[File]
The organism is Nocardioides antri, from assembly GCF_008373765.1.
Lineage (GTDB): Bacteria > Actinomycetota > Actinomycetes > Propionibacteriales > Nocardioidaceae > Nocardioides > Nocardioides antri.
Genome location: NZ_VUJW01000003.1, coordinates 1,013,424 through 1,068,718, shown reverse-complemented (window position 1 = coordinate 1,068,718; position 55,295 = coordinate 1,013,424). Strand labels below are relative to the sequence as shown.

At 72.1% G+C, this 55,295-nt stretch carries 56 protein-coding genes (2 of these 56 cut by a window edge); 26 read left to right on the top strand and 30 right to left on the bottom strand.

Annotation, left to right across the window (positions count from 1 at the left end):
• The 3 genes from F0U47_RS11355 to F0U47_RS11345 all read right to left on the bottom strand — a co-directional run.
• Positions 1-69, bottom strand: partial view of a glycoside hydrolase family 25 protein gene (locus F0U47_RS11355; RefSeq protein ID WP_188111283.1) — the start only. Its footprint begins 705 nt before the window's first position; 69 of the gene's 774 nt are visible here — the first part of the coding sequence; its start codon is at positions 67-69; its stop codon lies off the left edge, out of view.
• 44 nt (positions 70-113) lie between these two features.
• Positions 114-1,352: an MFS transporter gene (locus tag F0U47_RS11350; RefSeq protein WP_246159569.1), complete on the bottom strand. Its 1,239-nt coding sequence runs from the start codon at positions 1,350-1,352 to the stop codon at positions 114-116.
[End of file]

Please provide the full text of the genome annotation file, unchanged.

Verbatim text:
The organism is Nocardioides antri, from assembly GCF_008373765.1.
Lineage (GTDB): Bacteria > Actinomycetota > Actinomycetes > Propionibacteriales > Nocardioidaceae > Nocardioides > Nocardioides antri.
Genome location: NZ_VUJW01000003.1, coordinates 1,013,424 through 1,068,718, shown reverse-complemented (window position 1 = coordinate 1,068,718; position 55,295 = coordinate 1,013,424). Strand labels below are relative to the sequence as shown.

At 72.1% G+C, this 55,295-nt stretch carries 56 protein-coding genes (2 of these 56 cut by a window edge); 26 read left to right on the top strand and 30 right to left on the bottom strand.

Annotation, left to right across the window (positions count from 1 at the left end):
• The 3 genes from F0U47_RS11355 to F0U47_RS11345 all read right to left on the bottom strand — a co-directional run.
• Positions 1-69, bottom strand: partial view of a glycoside hydrolase family 25 protein gene (locus F0U47_RS11355; RefSeq protein ID WP_188111283.1) — the start only. Its footprint begins 705 nt before the window's first position; 69 of the gene's 774 nt are visible here — the first part of the coding sequence; its start codon is at positions 67-69; its stop codon lies off the left edge, out of view.
• 44 nt (positions 70-113) lie between these two features.
• Positions 114-1,352: an MFS transporter gene (locus tag F0U47_RS11350; RefSeq protein WP_246159569.1), complete on the bottom strand. Its 1,239-nt coding sequence runs from the start codon at positions 1,350-1,352 to the stop codon at positions 114-116.